Here are a couple snippets from Chapter 5 on Culture and Economics:
"For different nations around the world to all have even approximately similar incomes or wealth, despite their great differences in geography, culture, history, political systems, religious beliefs and the demographic makeups of their respective populations, would require virtually a miracle. Nevertheless, the status quo is by no means predestination, and the histories of particular very poor and very backward nations of the past that have moved to the forefront of human achievement and prosperity show what can be done. The dramatic rise of Scotland in the eighteenth century, Japan in the nineteenth century, and Singapore, Hong Kong and South Korea in the twentieth century all show what can be done—and, to some extent, how. None of these heartening examples of dramatic economic rises was due to the international transfers of wealth known as “foreign aid.” Nor were these economic rises due to “nation-building” by outsiders, whether foreign governments or various experts supplied by international agencies such as the World Bank or the International Monetary Fund. Despite the many attempts to blame the poverty of some nations on exploitation by other nations or by foreign investors, it would be hard to find many nations that rose from poverty to prosperity by ridding themselves of colonial overlords—however desirable that might be on other grounds—or by confiscating the property of foreign investors. Indeed, impressive lists of the failures, or even counterproductive consequences, of such approaches can be, and have been, compiled. Still less often can nations be found that rose from poverty to prosperity by expelling, or by driving out through oppression or mob violence, various minorities widely described as “exploiters” or “parasites”—such as the Jews in Eastern Europe, the Chettiars in Burma, the Asians in East Africa, or others in various other parts of the world and in different periods of history. Often the nations that drove out such groups were worse off economically after they were gone, and the nations that welcomed them were better off."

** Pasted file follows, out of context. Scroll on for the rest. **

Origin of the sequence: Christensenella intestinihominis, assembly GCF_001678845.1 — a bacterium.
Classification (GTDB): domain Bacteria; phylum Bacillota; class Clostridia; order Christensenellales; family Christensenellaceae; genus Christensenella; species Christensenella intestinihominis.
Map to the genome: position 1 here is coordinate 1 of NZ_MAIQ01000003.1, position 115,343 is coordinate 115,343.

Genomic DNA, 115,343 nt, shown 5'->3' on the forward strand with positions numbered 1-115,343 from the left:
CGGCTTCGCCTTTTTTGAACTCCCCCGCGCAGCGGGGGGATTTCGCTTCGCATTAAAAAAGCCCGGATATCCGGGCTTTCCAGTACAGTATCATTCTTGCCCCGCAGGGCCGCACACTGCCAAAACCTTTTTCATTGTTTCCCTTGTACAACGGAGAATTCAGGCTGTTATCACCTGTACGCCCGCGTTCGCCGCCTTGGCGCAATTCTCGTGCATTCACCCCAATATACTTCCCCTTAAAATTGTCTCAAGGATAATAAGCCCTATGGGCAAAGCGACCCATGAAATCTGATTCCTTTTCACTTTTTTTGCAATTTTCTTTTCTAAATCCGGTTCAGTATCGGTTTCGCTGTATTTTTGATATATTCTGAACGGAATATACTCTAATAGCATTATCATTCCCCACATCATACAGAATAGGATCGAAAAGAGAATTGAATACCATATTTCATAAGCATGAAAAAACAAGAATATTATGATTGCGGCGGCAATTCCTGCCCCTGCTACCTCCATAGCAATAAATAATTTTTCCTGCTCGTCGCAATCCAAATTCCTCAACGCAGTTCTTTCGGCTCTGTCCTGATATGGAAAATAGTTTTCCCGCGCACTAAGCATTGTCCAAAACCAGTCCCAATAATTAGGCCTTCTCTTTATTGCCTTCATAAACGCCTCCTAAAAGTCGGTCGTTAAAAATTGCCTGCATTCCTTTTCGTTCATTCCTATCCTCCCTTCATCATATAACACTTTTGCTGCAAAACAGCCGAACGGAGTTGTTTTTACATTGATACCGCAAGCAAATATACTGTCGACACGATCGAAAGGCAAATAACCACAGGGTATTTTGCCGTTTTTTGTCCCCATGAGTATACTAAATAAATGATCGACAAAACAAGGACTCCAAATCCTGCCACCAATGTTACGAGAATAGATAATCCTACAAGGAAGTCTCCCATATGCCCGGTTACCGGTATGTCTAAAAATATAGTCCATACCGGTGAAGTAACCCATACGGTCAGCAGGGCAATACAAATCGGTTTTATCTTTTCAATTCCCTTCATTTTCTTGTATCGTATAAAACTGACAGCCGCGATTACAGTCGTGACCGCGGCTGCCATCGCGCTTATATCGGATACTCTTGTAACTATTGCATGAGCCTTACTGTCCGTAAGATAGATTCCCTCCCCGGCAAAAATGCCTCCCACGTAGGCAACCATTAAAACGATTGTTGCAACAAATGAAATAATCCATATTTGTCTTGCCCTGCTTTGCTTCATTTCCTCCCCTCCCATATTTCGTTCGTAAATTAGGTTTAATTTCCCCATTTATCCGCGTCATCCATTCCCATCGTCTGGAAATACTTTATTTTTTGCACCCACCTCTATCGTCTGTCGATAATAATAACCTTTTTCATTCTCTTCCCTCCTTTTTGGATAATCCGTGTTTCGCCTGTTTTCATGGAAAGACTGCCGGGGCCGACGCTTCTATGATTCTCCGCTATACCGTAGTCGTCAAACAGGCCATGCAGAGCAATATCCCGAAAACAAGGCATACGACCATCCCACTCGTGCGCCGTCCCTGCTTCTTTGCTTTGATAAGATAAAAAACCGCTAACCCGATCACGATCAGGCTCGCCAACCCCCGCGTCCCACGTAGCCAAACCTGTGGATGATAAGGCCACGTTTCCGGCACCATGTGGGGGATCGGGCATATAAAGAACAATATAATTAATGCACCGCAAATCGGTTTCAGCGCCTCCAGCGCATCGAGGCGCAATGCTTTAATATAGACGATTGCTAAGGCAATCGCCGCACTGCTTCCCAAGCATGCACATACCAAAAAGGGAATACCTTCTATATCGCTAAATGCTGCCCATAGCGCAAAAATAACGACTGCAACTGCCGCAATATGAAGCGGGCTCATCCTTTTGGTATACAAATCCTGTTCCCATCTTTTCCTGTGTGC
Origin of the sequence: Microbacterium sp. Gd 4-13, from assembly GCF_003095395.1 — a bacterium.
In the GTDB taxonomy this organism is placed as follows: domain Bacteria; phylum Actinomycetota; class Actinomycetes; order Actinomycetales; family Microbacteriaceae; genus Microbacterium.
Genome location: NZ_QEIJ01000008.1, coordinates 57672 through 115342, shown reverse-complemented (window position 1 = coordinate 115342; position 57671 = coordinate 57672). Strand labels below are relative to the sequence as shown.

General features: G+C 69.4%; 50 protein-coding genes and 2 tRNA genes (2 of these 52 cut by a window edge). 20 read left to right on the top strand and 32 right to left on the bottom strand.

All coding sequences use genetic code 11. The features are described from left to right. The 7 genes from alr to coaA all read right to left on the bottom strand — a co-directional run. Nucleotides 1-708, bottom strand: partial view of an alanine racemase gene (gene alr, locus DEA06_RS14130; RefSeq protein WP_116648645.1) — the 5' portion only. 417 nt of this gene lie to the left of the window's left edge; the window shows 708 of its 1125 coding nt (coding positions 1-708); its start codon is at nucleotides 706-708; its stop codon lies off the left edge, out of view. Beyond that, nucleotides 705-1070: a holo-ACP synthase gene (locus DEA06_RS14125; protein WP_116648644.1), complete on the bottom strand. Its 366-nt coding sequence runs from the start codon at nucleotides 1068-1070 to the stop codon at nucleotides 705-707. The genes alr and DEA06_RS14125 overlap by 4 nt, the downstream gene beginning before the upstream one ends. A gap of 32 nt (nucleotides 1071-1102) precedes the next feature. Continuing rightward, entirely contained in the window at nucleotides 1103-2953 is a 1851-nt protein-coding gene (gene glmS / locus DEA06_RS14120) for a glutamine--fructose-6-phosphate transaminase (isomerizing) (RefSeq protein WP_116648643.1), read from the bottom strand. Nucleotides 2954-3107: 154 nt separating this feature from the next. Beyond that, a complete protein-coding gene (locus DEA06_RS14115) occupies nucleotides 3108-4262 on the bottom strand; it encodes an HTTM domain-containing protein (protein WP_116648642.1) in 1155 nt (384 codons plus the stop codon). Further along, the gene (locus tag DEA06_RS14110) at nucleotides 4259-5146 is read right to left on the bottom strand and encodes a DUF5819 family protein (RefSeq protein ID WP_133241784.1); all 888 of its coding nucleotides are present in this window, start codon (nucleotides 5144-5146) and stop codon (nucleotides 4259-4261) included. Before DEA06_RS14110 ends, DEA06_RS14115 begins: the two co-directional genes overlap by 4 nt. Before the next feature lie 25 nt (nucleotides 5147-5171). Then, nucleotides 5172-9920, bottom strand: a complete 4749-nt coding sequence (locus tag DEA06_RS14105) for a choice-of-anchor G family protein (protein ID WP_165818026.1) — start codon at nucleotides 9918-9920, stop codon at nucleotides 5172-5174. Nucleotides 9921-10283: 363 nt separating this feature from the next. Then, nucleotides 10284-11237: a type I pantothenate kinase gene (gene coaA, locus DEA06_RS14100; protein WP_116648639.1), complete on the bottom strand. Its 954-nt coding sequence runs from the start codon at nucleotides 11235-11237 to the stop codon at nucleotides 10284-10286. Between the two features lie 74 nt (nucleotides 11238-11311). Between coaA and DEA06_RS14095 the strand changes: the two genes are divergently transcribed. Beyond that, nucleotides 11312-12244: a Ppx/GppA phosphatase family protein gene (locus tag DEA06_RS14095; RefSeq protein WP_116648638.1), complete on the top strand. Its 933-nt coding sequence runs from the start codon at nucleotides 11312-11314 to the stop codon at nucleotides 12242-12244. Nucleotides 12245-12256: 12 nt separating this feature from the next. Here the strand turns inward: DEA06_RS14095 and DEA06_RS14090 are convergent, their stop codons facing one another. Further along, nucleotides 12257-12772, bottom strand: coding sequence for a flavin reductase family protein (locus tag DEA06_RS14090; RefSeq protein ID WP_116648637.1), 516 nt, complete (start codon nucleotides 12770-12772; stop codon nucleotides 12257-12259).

"If there is any common thread in these widely varying outcomes, it seems to be human capital—and the cultural values behind the acquisition of human capital. This can be seen by comparisons of nations and by comparisons of groups within given nations. When Charles Darwin stopped in Australia during his historic voyage around the world in the early nineteenth century, he compared the development of the area around Sydney harbor with what he had seen in South America: “Here, in a less promising country, scores of years have done many more times more than an equal number of centuries have effected in South America.” Argentina, for example, has been described as “among the world’s most richly endowed countries” with “extraordinarily fertile” land, in which the roots of some plants go down 15 feet in soil unencumbered by rocks. Unlike some other Latin American countries, Argentina’s population is predominantly of European ancestry. Yet Barbados, whose population is predominantly of sub-Saharan African ancestry—that is, this population originated in a region of the world much poorer than Europe—has a 40 percent higher Gross Domestic Product per capita than that of Argentina. Although the Barbadians arrived in the Western Hemisphere as slaves and the Spaniards arrived as conquerors, the Barbadians absorbed the British culture, in which they lived longer than the peoples of sub-Saharan Africa from which they came, and the British culture was very different from the culture of Spain, as regards the values attached to work, education, and entrepreneurship, among other cultural factors that the British promoted and the Spaniards often disdained. Cultural differences among groups within Argentina reinforce the conclusion that the inherited culture from Spain was no more economically productive in the Western Hemisphere than it was in Western Europe, where Spain has long been one of the poorer countries.'
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